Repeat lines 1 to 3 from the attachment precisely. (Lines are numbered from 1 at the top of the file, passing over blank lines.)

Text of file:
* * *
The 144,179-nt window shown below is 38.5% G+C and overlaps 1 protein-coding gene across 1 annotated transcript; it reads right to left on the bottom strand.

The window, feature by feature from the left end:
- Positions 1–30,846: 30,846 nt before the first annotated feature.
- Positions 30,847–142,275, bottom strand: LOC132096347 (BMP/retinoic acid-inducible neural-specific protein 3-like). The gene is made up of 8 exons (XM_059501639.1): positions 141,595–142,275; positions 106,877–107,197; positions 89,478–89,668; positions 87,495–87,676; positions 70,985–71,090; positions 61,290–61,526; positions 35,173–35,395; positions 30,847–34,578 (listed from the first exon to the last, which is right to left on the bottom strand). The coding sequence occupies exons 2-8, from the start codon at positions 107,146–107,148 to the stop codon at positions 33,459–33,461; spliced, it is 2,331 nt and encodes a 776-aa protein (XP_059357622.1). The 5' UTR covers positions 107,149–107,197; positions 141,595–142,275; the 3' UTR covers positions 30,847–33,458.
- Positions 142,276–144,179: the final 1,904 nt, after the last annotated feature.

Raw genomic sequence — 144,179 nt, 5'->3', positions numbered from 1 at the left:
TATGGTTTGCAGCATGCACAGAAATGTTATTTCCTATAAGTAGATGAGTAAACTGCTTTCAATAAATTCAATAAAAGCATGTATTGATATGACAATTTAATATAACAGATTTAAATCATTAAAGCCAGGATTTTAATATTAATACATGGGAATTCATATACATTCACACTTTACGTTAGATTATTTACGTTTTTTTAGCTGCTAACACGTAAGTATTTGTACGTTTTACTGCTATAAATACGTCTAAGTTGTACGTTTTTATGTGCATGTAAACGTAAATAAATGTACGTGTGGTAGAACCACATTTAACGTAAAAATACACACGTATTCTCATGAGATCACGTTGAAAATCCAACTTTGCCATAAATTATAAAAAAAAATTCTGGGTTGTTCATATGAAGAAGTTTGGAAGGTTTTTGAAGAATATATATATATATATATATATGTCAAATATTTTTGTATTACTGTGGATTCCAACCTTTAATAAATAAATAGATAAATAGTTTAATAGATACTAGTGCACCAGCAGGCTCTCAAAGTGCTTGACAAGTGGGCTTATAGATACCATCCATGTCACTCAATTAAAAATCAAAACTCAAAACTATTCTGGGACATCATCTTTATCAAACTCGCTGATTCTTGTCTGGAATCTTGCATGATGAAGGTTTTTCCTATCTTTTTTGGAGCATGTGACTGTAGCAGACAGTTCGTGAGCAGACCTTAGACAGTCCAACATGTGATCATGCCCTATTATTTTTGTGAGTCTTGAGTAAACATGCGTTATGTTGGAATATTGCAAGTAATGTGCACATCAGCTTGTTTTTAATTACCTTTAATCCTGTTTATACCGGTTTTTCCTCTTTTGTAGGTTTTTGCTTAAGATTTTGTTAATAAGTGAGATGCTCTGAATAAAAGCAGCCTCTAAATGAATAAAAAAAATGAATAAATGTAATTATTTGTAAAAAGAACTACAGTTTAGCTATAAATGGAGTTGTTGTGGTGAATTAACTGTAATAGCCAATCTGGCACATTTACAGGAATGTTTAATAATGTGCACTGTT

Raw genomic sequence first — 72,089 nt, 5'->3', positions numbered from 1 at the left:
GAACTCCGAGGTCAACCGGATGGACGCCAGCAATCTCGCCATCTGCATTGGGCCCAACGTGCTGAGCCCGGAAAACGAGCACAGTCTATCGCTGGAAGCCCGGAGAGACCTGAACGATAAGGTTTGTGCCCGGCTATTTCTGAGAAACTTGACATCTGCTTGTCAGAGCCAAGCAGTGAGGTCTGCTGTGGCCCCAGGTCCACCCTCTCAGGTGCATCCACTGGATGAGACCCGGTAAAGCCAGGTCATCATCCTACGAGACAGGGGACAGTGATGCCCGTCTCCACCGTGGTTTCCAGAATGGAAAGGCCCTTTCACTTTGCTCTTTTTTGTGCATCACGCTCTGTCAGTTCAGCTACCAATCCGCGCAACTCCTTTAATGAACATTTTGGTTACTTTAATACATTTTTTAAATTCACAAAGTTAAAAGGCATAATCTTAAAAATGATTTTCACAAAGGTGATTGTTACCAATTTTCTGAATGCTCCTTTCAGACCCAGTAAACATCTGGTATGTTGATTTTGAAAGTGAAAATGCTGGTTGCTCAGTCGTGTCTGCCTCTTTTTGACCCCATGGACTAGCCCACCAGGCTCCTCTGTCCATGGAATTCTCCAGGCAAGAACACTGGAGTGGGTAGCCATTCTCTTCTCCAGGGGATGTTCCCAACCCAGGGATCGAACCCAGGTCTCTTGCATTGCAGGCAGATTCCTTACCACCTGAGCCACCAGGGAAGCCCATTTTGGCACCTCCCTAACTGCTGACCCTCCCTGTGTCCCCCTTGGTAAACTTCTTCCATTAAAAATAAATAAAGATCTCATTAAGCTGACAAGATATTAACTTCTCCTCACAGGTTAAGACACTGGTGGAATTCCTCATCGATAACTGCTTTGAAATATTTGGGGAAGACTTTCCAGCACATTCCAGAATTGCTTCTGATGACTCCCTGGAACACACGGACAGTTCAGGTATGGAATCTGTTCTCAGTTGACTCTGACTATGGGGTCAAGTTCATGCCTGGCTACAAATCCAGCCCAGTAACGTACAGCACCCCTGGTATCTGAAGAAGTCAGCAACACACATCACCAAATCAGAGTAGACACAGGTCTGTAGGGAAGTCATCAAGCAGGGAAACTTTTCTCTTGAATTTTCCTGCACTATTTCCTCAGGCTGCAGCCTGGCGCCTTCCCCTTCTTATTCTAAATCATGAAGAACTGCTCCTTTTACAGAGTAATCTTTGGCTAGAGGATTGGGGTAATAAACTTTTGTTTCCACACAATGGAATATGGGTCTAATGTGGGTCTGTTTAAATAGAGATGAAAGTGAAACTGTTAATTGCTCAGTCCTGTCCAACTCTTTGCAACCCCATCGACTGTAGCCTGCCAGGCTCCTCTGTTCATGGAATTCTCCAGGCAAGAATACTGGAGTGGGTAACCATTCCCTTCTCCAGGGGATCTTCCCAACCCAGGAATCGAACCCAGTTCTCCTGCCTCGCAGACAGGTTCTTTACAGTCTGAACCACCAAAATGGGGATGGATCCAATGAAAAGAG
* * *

The 144,179-nt window shown below is 38.5% G+C and overlaps 1 protein-coding gene across 1 annotated transcript; it reads right to left on the bottom strand.

The window, feature by feature from the left end:
- Positions 1–30,846: 30,846 nt before the first annotated feature.